Todd Bowles' last-minute play-call puts a damper on his candidacy 

There should never be a single game that shows if a coach is ready to be a head coach or not. Sample sizes are important, especially in the game of football. With that said, I am still a bit baffled by Todd Bowles' final play-call against the Rams in Sunday's 30-27 loss. After Tampa Bay staged a miraculous comeback in the second-half, all Tampa Bay had to do was let the Rams -- who had no timeouts -- complete a pass in bounds and go to overtime. 

Instead, Bowles called a blitz and sent six rushers at Matthew Stafford and left the rest of his defense in man coverage. This led to single coverage on Cooper Kupp, who beat the Bucs' coverage for a 44-yard gain and set up the game-winning field goal. One play-call does not define Todd Bowles, but it does give me some reservations that in such a big moment, he went with such a left-field play-call.

Which Jaguars official has impressed in the search up to this point

The Jaguars haven't exactly had a normal search process up to this point by many standards. Trent Baalke has remained on board and has helped do the legwork on the coaching search even though owner Shad Khan has yet to give him a public endorsement and state that he is being retained. With so many coaches and agents around the league vehemently against the idea of working alongside Baalke, that makes the entire process a bit jaded.

With that said, there has been a popular notion around the league that Jaguars' co-owner Tony Khan has been a bright spot in the search and has impressed with his knowledge, energy, and his vision for the team and how to move forward throughout the search. While that doesn't mean that Khan is gaining any more power than he has previously had, it is a good sign for the Jaguars that the potential future owner and operator of the franchise (whenever Shad Khan gives up the reigns, if that does indeed happen) has left a strong impression on the NFL.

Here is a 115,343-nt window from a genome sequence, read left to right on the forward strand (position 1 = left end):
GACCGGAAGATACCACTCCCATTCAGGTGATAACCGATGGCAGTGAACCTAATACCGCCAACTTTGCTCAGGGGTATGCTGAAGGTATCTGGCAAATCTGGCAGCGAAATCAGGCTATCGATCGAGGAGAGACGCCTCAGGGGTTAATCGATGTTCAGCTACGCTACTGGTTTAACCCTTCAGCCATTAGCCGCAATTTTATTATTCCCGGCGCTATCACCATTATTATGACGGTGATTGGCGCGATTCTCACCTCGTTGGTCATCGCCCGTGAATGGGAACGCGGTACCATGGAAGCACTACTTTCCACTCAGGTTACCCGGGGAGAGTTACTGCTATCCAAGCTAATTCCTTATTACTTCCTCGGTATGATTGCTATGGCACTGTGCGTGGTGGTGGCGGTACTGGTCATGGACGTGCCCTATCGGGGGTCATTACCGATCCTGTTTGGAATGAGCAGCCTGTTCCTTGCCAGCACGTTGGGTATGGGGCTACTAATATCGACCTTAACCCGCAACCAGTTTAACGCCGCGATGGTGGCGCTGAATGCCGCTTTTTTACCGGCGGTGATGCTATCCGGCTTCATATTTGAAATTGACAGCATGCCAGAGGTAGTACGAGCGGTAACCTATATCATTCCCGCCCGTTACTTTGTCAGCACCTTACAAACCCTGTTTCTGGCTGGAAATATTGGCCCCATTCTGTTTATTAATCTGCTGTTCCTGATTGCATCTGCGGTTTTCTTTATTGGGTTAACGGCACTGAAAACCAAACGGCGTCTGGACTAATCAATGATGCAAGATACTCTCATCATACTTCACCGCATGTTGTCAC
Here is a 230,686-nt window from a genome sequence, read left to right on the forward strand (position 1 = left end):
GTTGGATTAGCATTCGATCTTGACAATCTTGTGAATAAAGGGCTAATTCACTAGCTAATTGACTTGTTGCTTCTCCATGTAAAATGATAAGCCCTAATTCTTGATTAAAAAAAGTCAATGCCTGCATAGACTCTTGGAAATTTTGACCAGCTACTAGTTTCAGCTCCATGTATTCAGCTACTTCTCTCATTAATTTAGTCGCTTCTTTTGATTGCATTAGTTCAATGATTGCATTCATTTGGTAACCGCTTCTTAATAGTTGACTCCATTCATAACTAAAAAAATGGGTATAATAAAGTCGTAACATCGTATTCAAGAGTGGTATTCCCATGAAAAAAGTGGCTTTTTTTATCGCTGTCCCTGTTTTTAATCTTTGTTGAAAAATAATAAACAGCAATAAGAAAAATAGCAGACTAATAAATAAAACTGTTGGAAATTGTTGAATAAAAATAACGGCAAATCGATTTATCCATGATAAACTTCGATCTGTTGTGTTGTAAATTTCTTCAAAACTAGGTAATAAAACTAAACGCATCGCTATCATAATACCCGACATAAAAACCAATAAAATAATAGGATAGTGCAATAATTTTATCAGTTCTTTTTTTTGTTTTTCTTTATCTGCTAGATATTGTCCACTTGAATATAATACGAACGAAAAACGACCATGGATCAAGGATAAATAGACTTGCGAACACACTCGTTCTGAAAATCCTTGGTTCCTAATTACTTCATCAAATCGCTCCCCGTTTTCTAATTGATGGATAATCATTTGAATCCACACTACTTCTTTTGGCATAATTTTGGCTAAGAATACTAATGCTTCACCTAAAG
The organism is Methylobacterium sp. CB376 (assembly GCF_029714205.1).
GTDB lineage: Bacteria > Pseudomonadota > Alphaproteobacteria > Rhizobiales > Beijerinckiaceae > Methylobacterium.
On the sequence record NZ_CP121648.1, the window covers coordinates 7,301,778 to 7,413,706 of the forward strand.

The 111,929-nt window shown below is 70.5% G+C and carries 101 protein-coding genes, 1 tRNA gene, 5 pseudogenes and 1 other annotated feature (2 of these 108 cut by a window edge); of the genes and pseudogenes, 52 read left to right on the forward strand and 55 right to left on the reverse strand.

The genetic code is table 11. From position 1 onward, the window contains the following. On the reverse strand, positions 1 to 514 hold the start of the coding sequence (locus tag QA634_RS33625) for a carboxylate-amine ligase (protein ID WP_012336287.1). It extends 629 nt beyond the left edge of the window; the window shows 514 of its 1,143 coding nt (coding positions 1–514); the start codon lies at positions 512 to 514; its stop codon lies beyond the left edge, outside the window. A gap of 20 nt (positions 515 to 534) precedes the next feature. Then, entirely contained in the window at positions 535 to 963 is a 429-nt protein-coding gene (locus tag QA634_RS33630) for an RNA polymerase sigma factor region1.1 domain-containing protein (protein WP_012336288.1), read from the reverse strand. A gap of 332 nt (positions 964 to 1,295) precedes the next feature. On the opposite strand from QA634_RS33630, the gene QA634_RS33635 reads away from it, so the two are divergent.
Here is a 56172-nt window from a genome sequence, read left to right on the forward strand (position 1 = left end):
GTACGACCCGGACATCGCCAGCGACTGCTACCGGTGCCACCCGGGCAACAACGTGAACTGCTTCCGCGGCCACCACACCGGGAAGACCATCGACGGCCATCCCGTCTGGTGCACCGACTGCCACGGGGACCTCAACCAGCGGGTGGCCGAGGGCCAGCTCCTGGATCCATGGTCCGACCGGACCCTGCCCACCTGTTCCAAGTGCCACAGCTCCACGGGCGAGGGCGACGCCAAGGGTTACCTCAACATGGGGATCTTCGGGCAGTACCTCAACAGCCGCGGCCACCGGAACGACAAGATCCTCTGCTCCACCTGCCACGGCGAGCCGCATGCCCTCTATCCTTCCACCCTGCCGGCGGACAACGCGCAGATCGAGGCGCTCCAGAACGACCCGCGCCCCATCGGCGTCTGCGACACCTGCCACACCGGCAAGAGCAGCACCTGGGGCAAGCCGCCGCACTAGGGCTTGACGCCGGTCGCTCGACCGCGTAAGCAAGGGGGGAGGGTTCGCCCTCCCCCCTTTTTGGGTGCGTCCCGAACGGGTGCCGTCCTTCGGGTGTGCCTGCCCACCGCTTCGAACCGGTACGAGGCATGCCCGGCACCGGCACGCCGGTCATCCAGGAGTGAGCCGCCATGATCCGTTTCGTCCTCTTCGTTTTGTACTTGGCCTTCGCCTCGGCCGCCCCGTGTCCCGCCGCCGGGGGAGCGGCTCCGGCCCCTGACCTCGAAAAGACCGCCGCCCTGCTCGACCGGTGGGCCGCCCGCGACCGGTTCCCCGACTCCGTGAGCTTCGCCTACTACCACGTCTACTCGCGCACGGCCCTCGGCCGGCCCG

Thanks to this weekend's results, the search process should now be expedited 

The Jaguars have always marched to the beat of their own drum under owner Shad Khan -- they won't their process be dictated by how other teams throughout the league are operating. If that would have meant dragging this search on for another month due to the playoffs, I think the Jaguars would have been perfectly fine with doing so, even as seven other teams conduct their own head coach searches. With that said, there is nothing about the Jaguars' process thus far that suggests this weekend won't speed things up a bit. 

Before this weekend's games, the only coach the Jaguars had reached out to about conducting a second interview was Indianapolis Colts defensive coordinator Matt Eberflus. This is despite the Jaguars having a chance to talk to coaches such as Jim Caldwell, Doug Pederson, and Kellen Moore for a second time. 

Why else would the Jaguars not talk to more coaches for a second interview unless their shortlist of candidates were coaching this past weekend? The Jaguars had three candidates coaching in the second round of the playoffs in Leftwich, Hackett, and Bowles, and it is likely that both Leftwich and Hackett are among the favorites to land the job. With each of them now available completely, I think we see the Jaguars' search wrap up in the next seven days as opposed to the next couple of weeks.